Compliment or Complement?


“Compliment” is more commonly used. It means saying something nice about someone.

Examples: Mari Bontrager complimented Bob McElwain on his latest book…Jackie McCutcheon complimented Terence Kierans on his technical support tips…My compliments to the chef.

“Complement,” much less common than “compliment,” has a number of meanings associated with matching, completing, or perfecting. If you’re not giving someone praise, the word is usually “complement.”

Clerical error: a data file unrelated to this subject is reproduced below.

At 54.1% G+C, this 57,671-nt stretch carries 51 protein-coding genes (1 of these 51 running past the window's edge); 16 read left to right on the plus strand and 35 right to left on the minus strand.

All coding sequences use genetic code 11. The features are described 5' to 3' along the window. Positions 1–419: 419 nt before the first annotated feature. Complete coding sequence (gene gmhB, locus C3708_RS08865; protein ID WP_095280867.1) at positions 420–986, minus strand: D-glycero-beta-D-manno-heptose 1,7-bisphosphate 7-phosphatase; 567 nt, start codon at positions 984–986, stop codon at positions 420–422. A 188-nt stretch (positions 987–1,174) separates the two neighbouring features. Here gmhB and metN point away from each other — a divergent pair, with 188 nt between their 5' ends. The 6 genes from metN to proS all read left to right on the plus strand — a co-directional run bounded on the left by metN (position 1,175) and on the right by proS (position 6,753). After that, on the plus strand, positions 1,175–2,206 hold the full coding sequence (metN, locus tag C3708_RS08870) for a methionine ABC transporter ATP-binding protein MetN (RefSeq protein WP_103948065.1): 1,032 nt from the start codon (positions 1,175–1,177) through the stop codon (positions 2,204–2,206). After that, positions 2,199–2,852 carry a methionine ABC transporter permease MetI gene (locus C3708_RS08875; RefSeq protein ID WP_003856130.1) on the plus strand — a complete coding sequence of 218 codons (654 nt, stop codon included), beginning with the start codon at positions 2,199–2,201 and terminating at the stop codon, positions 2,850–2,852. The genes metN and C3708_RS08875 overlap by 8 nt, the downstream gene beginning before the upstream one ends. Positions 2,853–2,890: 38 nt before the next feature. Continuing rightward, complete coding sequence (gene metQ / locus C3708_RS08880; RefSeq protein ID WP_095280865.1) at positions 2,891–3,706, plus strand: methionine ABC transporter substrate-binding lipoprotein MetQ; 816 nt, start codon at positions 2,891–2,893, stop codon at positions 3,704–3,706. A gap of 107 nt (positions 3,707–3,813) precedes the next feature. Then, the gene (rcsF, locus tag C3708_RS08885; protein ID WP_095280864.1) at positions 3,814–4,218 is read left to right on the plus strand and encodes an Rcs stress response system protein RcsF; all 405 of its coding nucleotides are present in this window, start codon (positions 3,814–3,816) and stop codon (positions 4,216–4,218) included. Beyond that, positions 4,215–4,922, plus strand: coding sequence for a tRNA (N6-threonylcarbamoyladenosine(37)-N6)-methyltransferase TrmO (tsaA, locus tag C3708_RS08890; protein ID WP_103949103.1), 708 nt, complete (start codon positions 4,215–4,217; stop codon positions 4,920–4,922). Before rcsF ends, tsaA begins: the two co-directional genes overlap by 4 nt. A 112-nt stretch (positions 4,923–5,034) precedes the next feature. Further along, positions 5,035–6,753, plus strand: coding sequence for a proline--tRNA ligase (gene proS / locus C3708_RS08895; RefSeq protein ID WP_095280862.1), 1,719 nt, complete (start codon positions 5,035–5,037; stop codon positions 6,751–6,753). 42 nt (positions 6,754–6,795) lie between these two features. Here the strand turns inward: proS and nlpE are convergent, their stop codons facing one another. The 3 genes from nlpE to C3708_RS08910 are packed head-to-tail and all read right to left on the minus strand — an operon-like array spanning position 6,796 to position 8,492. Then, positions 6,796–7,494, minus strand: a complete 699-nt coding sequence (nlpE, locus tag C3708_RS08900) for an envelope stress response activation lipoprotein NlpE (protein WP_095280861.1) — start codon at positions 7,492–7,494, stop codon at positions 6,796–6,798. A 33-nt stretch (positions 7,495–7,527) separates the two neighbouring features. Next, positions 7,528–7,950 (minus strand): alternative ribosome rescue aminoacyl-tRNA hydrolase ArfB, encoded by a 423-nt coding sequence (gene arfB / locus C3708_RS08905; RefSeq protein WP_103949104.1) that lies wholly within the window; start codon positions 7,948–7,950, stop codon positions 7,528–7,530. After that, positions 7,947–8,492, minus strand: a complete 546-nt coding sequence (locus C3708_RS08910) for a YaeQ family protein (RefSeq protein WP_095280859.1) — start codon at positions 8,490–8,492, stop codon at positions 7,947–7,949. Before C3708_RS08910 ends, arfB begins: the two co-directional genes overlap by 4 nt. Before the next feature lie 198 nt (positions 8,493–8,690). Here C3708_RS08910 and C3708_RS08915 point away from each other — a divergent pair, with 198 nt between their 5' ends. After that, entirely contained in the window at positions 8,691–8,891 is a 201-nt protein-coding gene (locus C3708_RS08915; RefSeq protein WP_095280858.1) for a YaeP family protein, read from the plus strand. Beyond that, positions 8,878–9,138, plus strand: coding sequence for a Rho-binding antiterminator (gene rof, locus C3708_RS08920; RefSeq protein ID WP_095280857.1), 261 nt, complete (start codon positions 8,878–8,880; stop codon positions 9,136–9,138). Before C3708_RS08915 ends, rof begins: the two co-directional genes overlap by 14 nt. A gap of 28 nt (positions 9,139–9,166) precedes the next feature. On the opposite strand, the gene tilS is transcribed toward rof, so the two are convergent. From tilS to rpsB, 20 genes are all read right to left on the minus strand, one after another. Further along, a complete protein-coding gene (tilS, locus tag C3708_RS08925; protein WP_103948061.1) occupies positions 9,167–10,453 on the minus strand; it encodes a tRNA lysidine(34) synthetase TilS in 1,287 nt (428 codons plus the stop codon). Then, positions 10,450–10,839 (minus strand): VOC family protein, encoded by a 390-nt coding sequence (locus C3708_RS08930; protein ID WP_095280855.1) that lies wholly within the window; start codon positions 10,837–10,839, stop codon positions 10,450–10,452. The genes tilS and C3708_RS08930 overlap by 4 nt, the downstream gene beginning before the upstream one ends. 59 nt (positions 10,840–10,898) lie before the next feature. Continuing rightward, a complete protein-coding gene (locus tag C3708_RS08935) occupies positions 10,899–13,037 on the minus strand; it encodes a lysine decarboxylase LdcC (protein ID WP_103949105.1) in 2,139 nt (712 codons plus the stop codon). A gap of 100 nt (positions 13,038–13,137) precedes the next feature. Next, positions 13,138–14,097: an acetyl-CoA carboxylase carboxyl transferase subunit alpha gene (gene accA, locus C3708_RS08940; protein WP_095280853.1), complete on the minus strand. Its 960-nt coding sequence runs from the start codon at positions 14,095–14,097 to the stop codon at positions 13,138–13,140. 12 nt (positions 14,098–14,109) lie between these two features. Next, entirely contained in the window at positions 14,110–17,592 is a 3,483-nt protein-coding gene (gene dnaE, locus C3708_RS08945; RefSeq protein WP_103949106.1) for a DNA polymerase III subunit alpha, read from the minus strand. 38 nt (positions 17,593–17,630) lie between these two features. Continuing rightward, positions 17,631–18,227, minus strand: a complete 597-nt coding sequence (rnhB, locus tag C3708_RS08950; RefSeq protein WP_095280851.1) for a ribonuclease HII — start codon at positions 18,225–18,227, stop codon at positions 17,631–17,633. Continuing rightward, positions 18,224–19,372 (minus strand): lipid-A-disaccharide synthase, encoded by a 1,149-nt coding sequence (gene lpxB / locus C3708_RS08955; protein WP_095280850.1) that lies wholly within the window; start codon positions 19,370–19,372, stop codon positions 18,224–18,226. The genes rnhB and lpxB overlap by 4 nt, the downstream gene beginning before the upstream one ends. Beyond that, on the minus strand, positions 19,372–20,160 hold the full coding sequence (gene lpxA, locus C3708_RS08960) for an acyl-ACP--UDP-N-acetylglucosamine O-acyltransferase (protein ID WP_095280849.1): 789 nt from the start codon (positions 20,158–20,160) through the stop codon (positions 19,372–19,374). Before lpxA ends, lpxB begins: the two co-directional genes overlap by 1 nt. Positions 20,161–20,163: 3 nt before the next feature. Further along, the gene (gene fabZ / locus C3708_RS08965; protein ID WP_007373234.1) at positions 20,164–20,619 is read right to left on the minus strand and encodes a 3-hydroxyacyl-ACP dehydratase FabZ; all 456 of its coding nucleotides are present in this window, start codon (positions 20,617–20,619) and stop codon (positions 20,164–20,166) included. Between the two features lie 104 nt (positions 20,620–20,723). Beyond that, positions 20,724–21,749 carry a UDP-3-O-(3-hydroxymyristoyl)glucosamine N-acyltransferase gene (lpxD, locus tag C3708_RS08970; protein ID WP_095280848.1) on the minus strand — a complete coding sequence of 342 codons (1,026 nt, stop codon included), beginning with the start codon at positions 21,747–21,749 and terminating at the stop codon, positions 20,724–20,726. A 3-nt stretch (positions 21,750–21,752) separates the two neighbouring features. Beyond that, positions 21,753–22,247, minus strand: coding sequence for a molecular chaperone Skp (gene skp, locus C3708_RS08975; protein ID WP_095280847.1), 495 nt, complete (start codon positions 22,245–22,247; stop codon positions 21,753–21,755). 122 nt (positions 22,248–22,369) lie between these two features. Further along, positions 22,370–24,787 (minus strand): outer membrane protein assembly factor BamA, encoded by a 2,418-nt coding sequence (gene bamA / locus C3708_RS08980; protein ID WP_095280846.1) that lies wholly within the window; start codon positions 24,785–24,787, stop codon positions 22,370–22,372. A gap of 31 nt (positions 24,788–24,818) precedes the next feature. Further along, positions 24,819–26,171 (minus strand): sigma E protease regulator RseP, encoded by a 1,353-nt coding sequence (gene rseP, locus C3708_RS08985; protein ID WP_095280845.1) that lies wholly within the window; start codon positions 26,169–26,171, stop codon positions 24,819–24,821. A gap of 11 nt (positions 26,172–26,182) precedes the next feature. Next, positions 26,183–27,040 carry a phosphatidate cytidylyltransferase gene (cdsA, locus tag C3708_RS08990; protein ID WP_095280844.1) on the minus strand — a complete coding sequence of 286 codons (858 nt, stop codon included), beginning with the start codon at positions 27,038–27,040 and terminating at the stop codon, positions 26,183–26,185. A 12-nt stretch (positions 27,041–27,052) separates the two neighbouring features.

Examples: My new yellow socks complement my orange shoes…His purple hair complements his green eyes…The Air Force base has a full complement of pilots.

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